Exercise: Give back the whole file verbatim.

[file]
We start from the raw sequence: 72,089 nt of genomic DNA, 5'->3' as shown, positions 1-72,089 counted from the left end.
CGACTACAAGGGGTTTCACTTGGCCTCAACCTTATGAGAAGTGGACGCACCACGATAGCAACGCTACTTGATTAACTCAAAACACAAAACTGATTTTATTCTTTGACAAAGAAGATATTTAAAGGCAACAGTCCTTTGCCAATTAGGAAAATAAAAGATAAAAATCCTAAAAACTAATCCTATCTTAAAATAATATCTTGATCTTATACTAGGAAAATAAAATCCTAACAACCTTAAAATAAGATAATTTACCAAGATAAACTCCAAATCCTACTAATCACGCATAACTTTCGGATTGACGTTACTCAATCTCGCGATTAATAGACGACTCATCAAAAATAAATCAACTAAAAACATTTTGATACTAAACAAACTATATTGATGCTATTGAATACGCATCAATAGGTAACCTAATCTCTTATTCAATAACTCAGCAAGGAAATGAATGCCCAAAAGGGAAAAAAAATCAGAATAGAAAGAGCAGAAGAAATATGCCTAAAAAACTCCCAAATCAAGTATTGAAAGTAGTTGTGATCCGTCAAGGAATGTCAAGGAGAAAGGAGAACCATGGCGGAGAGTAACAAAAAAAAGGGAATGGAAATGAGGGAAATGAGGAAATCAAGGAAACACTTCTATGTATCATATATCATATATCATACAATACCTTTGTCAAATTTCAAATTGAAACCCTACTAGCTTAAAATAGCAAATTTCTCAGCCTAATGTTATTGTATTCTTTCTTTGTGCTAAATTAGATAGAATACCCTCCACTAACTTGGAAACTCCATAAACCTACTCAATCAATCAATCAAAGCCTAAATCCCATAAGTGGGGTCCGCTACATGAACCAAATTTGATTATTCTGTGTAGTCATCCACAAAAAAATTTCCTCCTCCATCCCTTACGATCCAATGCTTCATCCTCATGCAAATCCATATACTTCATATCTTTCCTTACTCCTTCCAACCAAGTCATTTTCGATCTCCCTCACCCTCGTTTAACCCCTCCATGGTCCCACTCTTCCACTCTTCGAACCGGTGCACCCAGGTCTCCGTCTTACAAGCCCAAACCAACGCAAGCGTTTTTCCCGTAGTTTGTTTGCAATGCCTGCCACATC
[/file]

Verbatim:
We start from the raw sequence: 72,089 nt of genomic DNA, 5'->3' as shown, positions 1-72,089 counted from the left end.
CGACTACAAGGGGTTTCACTTGGCCTCAACCTTATGAGAAGTGGACGCACCACGATAGCAACGCTACTTGATTAACTCAAAACACAAAACTGATTTTATTCTTTGACAAAGAAGATATTTAAAGGCAACAGTCCTTTGCCAATTAGGAAAATAAAAGATAAAAATCCTAAAAACTAATCCTATCTTAAAATAATATCTTGATCTTATACTAGGAAAATAAAATCCTAACAACCTTAAAATAAGATAATTTACCAAGATAAACTCCAAATCCTACTAATCACGCATAACTTTCGGATTGACGTTACTCAATCTCGCGATTAATAGACGACTCATCAAAAATAAATCAACTAAAAACATTTTGATACTAAACAAACTATATTGATGCTATTGAATACGCATCAATAGGTAACCTAATCTCTTATTCAATAACTCAGCAAGGAAATGAATGCCCAAAAGGGAAAAAAAATCAGAATAGAAAGAGCAGAAGAAATATGCCTAAAAAACTCCCAAATCAAGTATTGAAAGTAGTTGTGATCCGTCAAGGAATGTCAAGGAGAAAGGAGAACCATGGCGGAGAGTAACAAAAAAAAGGGAATGGAAATGAGGGAAATGAGGAAATCAAGGAAACACTTCTATGTATCATATATCATATATCATACAATACCTTTGTCAAATTTCAAATTGAAACCCTACTAGCTTAAAATAGCAAATTTCTCAGCCTAATGTTATTGTATTCTTTCTTTGTGCTAAATTAGATAGAATACCCTCCACTAACTTGGAAACTCCATAAACCTACTCAATCAATCAATCAAAGCCTAAATCCCATAAGTGGGGTCCGCTACATGAACCAAATTTGATTATTCTGTGTAGTCATCCACAAAAAAATTTCCTCCTCCATCCCTTACGATCCAATGCTTCATCCTCATGCAAATCCATATACTTCATATCTTTCCTTACTCCTTCCAACCAAGTCATTTTCGATCTCCCTCACCCTCGTTTAACCCCTCCATGGTCCCACTCTTCCACTCTTCGAACCGGTGCACCCAGGTCTCCGTCTTACAAGCCCAAACCAACGCAAGCGTTTTTCCCGTAGTTTGTTTGCAATGCCTGCCACATC